Brief Peace

I am watching a series on the History Channel entitled “Impossible Peace,” which poses the question, why was the period of peace between WWI and WWII so brief, only 27 years?  One would have thought given the terrible toll on life and destruction in WWI that humankind would have learned a lesson and done anything possible to avoid another such world war.  But, on the contrary, the masses of people and the various nations seemed primed to continue the even more terrible bloodshed and destruction.

What were the reasons for the brief interlude of peace:

  1. The destruction of several major Empires, the Austro-Hungarian, German, Russian and Turkish Empires, resulted in the break-up into many new nations, such as Austria, Hungary, Yugoslavia, Turkey, Iraq and others, that were unable to maintain stable governments and economies.
  2. While The USA owed ca. 6 billion dollars to the European countries (UK, France and Germany) before WWI, at the end of the War they owed the US 10 billion dollars.
  3. After WWI the Allies in the Treaty of Versailles imposed an indemnity on Germany to pay reparations of 33 billion dollars.  Although there was a conference held in 1920 to reduce this financial burden, it never happened.  This was because the French and British owed so much to the Americans they needed the money from Germany, and the US got into the 1929 market crash and the great depression and also demanded payment.
  4. All the countries involved made fiscal mistakes that exacerbated the financial crisis.  The American Congress passed the Smoot-Hawley Act of 1930, signed by Pres. Herbert Hoover, that imposed tariffs and restricted foreign imports, that only made the European crisis worse.  The British suddenly abandoned the gold standard in 1931, that restricted the availability of credit.  The Germans made things worse for themselves by simply printing money to pay for the reparations, that caused the hyper-inflation that ruined their economy.
  5. During all these economic and governmental crises, the tendency was for peoples to go to the extreme and to seek leaders who confidently offered them simplistic solutions.  Thus the rise of Communism in Russia (Stalin), Fascism in Italy (Mussolini) and Spain (Franco) and Nazism in Germany (Hitler), all authoritarian regimes.
  6. Britain had its worst general strike in 1926, including the miner’s march on London.  But, they were too civilized to actually mount an anti-monarchical revolution.  In the USA, the appearance of jazz, women’s liberation and prohibition, led to the rise of gangsters controlling several cities (such as Capone in Chicago), but they never needed to take over the government.  In France, people simply drank more wine, and American tourists and artists flocked there because of the devaluation of the Franc and the easy-going way of life.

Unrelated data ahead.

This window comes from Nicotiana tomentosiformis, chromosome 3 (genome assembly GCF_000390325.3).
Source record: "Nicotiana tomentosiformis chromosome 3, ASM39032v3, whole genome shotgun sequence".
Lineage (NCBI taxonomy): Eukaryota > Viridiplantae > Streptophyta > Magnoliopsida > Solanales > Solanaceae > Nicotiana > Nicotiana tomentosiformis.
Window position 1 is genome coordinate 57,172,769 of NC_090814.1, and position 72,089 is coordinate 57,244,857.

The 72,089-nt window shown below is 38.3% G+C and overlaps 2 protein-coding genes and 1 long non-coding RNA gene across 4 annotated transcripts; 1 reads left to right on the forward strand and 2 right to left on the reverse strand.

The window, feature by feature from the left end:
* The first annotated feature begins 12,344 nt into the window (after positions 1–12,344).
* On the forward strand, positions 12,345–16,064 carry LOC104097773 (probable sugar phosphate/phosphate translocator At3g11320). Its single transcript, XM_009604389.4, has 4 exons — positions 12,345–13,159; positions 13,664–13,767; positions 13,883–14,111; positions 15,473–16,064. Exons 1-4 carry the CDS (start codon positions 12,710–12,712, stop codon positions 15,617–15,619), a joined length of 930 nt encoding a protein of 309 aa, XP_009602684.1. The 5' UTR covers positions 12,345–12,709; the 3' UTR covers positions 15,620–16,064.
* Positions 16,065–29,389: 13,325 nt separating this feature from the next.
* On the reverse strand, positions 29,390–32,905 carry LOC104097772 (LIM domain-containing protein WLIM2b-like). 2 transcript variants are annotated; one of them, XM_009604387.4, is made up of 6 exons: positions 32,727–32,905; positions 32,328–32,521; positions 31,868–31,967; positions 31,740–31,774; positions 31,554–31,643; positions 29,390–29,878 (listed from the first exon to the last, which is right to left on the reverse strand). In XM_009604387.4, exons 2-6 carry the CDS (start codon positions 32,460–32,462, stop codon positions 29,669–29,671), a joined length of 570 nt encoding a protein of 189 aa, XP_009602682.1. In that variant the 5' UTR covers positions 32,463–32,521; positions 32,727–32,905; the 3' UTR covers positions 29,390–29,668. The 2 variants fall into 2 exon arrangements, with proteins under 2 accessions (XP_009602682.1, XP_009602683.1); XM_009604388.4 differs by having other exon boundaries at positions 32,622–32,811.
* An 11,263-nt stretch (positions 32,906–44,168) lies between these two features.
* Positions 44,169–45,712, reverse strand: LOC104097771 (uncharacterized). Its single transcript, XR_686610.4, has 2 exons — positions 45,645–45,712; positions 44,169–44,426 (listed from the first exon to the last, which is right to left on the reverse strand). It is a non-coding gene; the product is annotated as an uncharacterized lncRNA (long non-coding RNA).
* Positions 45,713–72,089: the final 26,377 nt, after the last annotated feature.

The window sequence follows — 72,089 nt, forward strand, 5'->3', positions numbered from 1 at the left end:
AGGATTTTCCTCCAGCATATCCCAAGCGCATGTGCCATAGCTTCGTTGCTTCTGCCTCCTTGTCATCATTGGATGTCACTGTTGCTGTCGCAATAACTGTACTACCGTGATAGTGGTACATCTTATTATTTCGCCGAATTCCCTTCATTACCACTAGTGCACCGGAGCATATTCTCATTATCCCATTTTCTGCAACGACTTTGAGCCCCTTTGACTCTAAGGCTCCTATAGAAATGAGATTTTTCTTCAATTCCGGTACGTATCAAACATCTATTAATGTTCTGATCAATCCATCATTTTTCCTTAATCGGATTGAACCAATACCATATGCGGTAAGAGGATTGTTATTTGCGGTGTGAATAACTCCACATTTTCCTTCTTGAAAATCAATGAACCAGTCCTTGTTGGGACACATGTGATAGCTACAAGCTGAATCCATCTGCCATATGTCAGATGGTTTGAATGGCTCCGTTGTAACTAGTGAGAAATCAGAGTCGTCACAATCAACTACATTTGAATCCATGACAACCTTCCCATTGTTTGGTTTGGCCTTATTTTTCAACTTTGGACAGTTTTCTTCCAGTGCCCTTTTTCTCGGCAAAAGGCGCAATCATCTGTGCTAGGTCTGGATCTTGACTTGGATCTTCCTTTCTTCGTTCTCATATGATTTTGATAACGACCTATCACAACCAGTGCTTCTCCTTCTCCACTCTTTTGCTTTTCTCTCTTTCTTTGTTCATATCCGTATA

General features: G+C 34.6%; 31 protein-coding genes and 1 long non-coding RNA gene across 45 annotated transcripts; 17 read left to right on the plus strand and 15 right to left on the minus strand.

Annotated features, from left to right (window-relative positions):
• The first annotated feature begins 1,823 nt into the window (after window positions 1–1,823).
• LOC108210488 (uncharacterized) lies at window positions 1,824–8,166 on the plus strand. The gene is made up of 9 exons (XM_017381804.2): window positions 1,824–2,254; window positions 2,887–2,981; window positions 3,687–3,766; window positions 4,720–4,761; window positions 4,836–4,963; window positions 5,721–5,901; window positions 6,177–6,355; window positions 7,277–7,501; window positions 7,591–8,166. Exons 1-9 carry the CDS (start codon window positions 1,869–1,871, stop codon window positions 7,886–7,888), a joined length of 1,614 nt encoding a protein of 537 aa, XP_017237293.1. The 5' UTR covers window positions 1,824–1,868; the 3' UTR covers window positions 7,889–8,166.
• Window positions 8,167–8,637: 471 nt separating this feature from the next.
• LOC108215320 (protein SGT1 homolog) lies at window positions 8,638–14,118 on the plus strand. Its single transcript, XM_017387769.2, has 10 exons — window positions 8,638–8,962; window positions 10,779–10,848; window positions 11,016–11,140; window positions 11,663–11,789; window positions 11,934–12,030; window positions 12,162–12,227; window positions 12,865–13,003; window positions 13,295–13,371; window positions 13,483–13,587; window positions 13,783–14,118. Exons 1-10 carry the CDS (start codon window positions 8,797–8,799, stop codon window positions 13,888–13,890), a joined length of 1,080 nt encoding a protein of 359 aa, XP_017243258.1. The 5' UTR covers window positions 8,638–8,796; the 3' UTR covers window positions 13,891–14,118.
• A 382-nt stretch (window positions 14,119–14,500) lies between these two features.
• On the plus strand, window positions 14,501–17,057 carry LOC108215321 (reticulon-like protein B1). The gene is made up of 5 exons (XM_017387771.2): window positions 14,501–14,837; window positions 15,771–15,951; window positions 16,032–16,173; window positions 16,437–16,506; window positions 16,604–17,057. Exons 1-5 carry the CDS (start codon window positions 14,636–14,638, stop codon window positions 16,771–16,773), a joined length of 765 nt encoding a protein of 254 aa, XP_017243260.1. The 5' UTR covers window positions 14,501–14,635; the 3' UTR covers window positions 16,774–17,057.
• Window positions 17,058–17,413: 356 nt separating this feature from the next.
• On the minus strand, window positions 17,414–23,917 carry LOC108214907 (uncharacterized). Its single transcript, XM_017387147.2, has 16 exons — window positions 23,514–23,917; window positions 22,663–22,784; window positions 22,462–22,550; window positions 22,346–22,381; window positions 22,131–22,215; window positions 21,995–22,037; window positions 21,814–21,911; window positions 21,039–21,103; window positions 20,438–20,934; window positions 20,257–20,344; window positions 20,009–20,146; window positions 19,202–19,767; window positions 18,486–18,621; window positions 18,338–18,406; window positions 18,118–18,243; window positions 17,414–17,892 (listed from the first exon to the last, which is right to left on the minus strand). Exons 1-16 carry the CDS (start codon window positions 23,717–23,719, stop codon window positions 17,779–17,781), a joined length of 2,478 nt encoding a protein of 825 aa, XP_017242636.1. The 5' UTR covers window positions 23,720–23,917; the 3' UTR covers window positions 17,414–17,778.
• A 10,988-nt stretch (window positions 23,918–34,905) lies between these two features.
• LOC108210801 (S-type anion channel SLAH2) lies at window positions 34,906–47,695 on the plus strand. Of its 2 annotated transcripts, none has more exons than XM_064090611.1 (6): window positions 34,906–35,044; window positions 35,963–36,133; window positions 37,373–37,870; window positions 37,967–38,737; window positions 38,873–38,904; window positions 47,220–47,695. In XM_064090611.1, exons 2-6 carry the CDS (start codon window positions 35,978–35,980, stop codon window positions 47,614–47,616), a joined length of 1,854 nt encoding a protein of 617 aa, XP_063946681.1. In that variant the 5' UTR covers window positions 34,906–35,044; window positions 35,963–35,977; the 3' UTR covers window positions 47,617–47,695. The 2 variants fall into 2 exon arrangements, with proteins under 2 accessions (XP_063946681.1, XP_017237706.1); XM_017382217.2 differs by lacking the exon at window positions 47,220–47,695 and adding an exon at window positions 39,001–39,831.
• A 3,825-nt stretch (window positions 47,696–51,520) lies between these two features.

7. There was a strong feeling among many Germans that they should have won WWI, and they only lost because they were stabbed in the  back by the Jews who controlled international finance.  The turn to hyper-nationalism was an attempt by an arrogant society to makeup for the loss by ridding themselves of all Jews and stealing their capital.  However, it did not work, because even though they murdered nearly all the Jews of Europe and stole most of the capital of the conquered peoples and countries, they still lost WWII.
  8. One should not discount the role of tribal hatred and the desire for territorial aggrandisement in the 1920’s-30’s.  The French and the Germans hated each other, the Germans hated everyone else, especially the Jews, the Hungarians and the Romanians hated each other, and the Poles and the Russians and so on.  The Japanese considered the Chinese as inferior and invaded in 1932 and set up a puppet colony in Manchuria called Manchuoko. From there they invaded China proper and inflicted terrible civilian casualties, especially massacring at least 100,000 in Nanking in 1938.
  9. One could regard WWII as a continuation of WWI, that essentially destroyed the remaining Empires, those of Britain and France. Although they ended up controlling more territory after WWI than before, they did not have the finances or the manpower to retain these territories, so the process of losing their empires was one of the outcomes of WWI that continued in WWII.
  10. Britain and France intended to carve up the Turkish Empire according to the secret Sykes-Picot Treaty, and keep the areas in their own Empires,  France was given a Mandate over Syria and Britain over Palestine and Mesopotamia (Iraq) to establish self-determination.  But, France put down an uprising in Syria in 1925 by bombing Damascus, and Britain used extreme measures in Palestine, as well as Ireland, China and elsewhere.  Only 3 years after the end of WWII, Britain lost India and Palestine, and then Iraq.  France eventually lost control of North Africa (Morocco, Algeria, Tunisia) and the Levant (Lebanon and Syria).
  11. Although Pres. Wilson was instrumental in the establishment of the League of Nations in 1920, the US Congress in a fit of isolationism refused to join it.  Consequently the absence of the US from the League of Nations robbed it of US influence at a vital time.

These are some of the reasons the peace interlude was so brief. After WWII the Allies had learnt the fiscal lessons of WWI by not demanding impossible reparations from Germany and not imposing tariffs and economic repayments from allies. On the contrary, the US Marshall Plan sought to rebuild West Germany, in a democratic image.  So far WWII has not been followed by WWIII, even though the Cold War came close (Korea, Vietnam, etc).  Now we just have local wars, such as Congo, Iraq, Yemen, Syria and Muslim terrorism.  Maybe we have finally learnt our lesson.  But, there are people out there with guns and armies, such as Iran, that still want to destroy us.